With 'changing of the guard' in D.C., new MBA chair eyes borrower of the future

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It's a critical time in Washington, with many key institutions in the mortgage and housing industries getting new leaders. At the Mortgage Bankers Association, which itself welcomes a new CEO and its annual board of directors' rotation, there's a renewed focus on maintaining effective influence with decision makers on initiatives like housing finance reform, innovation and diversity.

Along with the MBA, the Consumer Financial Protection Bureau, Federal Housing Finance Agency, Federal Housing Administration, Fannie Mae and Freddie Mac are all going through leadership changes — plus, there's the midterm Congressional elections in November.

"There's a lot of changing of the guard happening in Washington, D.C. We're likely going to have a change with the House in terms of the majority, which means we'll have a new speaker, which will mean we'll have a new head of Banking or Finance," Congressional committees, said Christopher George, the incoming chairman of the Mortgage Bankers Association.

With Mel Watt's term as FHFA director ending in January, it is imperative for his replacement to ensure mortgage companies aren't negatively affected by government-sponsored enterprise reform, George said.

"I don't want to lose momentum on those key issues that are important to our membership — one being GSE reform or some form of protection of the important components of the mission of Fannie Mae and Freddie Mac. I think preservation on the 30-year fixed rate mortgage is critically important," said George, the founder and CEO of CMG Financial in San Ramon, Calif., told National Mortgage News.

George's other tent pole priorities for his time as MBA chairman include diversity and innovation. In addition to serving on the board of directors since 2012, he's also the 2018 chairman of the MBA's Diversity and Inclusion Committee. He wants to make sure industry inclusiveness happens internally and externally.

"We need to continue to become more diverse and inclusive, and not just within four walls of the offices we all occupy," said George. "While it is fantastic that as an industry we are embracing diversity, that should relate better serving a more diverse customer base and to a variety of different ways we can help folks become and maintain sustainable homeownership."

Much of the overhaul in the industry over the past 10 years has been focused on backward-looking issues and implementing reforms that ensures the problems that caused the last housing crisis do not resurface. Now, George wants to start focusing on the future of what the mortgage industry is going to look like and how the emerging homeowner will get served. Innovations are critical to making mortgage process smoother and the way it operates.

"In my experience after doing this for 36 years, there is a handwringing throughout the entire mortgage purchasing process…even loan officers will comment how anxiety-ridden it is," George said. "Innovation is helping that process. You're getting much more predictability on whether or not you're qualified, how much you can qualify for and how you will come up with your down payment. Whether you're a first-time or last-time homebuyer."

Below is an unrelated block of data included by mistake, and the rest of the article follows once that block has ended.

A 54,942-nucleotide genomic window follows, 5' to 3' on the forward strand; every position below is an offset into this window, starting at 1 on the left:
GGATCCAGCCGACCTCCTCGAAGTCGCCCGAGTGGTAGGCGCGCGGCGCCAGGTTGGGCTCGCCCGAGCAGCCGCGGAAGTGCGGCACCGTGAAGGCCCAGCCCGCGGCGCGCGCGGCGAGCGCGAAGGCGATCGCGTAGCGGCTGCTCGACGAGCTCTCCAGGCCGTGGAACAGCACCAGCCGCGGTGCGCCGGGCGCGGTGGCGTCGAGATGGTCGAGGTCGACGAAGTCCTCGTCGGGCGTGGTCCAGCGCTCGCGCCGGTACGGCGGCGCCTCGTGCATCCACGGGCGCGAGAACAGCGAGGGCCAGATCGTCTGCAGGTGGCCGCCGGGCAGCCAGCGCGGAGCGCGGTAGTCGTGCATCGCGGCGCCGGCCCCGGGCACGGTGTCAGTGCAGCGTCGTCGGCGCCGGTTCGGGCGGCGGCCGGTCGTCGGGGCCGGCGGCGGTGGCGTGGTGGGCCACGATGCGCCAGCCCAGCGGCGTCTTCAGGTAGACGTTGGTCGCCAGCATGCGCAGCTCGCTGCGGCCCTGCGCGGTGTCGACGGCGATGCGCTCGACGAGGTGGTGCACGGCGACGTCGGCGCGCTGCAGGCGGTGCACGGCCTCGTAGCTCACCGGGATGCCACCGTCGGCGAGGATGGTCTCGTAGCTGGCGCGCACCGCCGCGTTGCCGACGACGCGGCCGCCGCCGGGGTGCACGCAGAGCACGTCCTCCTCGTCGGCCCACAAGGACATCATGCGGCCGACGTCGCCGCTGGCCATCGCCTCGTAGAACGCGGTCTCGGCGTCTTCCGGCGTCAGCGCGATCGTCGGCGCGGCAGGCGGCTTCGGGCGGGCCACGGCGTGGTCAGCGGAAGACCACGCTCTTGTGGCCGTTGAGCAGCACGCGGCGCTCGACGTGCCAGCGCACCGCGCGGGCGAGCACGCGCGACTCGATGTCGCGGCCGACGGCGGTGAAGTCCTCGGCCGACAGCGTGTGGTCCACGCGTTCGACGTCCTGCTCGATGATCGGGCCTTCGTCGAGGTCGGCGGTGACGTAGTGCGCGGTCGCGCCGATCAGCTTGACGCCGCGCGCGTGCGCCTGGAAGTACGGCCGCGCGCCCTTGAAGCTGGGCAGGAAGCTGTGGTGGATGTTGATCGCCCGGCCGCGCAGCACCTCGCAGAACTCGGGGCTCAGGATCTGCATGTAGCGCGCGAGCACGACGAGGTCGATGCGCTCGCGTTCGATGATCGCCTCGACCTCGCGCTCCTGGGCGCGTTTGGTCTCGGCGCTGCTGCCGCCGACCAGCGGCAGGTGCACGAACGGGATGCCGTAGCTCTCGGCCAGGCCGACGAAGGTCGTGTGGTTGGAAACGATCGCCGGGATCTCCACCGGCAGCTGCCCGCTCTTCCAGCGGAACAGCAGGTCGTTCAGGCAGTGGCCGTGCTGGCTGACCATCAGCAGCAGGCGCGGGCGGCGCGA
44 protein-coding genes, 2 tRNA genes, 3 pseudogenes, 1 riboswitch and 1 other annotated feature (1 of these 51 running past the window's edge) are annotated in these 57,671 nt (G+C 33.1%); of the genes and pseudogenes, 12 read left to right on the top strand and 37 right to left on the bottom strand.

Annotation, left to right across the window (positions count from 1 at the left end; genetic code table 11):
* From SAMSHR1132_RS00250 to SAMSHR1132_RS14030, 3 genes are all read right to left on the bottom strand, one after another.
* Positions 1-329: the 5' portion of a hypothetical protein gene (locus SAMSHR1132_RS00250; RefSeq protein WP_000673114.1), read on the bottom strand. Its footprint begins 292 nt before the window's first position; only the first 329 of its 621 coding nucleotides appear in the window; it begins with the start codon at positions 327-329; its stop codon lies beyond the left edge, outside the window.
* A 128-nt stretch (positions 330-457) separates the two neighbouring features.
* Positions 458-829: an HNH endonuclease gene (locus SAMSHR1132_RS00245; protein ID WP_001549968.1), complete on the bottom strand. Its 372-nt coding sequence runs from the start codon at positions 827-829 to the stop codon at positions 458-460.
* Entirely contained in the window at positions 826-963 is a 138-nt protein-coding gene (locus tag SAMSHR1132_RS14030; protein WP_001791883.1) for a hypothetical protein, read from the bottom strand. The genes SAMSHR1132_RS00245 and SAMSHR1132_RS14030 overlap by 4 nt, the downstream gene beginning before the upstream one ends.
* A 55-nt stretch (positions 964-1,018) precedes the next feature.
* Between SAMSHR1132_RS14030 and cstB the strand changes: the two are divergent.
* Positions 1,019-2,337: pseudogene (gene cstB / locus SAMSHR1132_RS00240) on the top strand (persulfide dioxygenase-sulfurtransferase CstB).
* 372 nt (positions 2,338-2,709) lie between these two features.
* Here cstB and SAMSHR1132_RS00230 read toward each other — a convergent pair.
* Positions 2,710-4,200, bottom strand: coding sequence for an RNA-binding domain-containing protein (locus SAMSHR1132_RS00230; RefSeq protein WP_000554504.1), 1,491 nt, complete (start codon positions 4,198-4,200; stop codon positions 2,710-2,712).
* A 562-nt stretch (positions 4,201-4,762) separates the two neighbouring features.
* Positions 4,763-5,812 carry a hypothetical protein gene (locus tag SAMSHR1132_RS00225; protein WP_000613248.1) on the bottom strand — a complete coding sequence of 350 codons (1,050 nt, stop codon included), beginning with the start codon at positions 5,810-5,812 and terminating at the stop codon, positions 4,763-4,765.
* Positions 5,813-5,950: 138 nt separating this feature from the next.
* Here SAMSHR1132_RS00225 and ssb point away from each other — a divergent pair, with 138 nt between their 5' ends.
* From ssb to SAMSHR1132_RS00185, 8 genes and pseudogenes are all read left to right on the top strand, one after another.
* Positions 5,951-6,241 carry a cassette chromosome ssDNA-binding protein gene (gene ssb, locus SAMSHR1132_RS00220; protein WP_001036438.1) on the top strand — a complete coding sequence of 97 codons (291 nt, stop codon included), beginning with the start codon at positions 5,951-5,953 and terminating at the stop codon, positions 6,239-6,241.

To fix the forward-facing issues of the industry, George knows it'll take more than just the MBA. While chairing the association gives him a cadre of experts to lean on, collaborating with real estate agents, builders, community bankers, credit unions and other organizations creates a louder, unified voice for addressing concerns.

"We're coming together as a true industry and tackling problems that sometimes get caught in the gummed-up wheelworks that exist in Washington," George said.

George is being sworn in as the MBA's 2019 chairman Sunday during the opening of this year's MBA Annual Convention and Expo in Washington D.C.

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George's plan of attack isn't new. The chairman he's succeeding, David Motley, worked across different groups in his time at the helm. Motley's biggest issue was advocating for change to the CFPB's "regulation by enforcement" — a system of developed compliance standards based on mistakes by mortgage companies instead of clear rules. He believes strides have been made.

"I think we impressed upon the CFPB about the importance of advanced guidance and they're taking steps to do that. There's been legislation put forth that would require that, which is certainly a good thing," Motley said in an interview with NMN. "With the new administration at the CFPB, there's been more of a willingness to listen to concerns of lenders, who are just trying to satisfy consumers trying to get into a house. So we need to be working together along those lines a bit more and the current administration seems to be hearing that."

Of course, the elephant in the room with housing is the deficit in inventory. Motley met with the National Association of Home Builders, some state associations and local jurisdictions to try to raise housing supply as an issue. It was an effort to get people focused and thinking about eliminating some of the barriers holding back home construction.

"With rates on the way up, those people who refinanced or bought into the market at a 3.5% interest rate on a 30-year fixed, those folks don't want to leave. So there's less activity in the resale market," said Motley. "New home construction has been stuck now for 10 years. We have a significant shortage of housing supply and it's caused prices to go up at a faster rate than incomes have. Housing supply isn't something we solved but we were successful in raising awareness about the issue and it's on a lot of people's radar to a greater extent than before."

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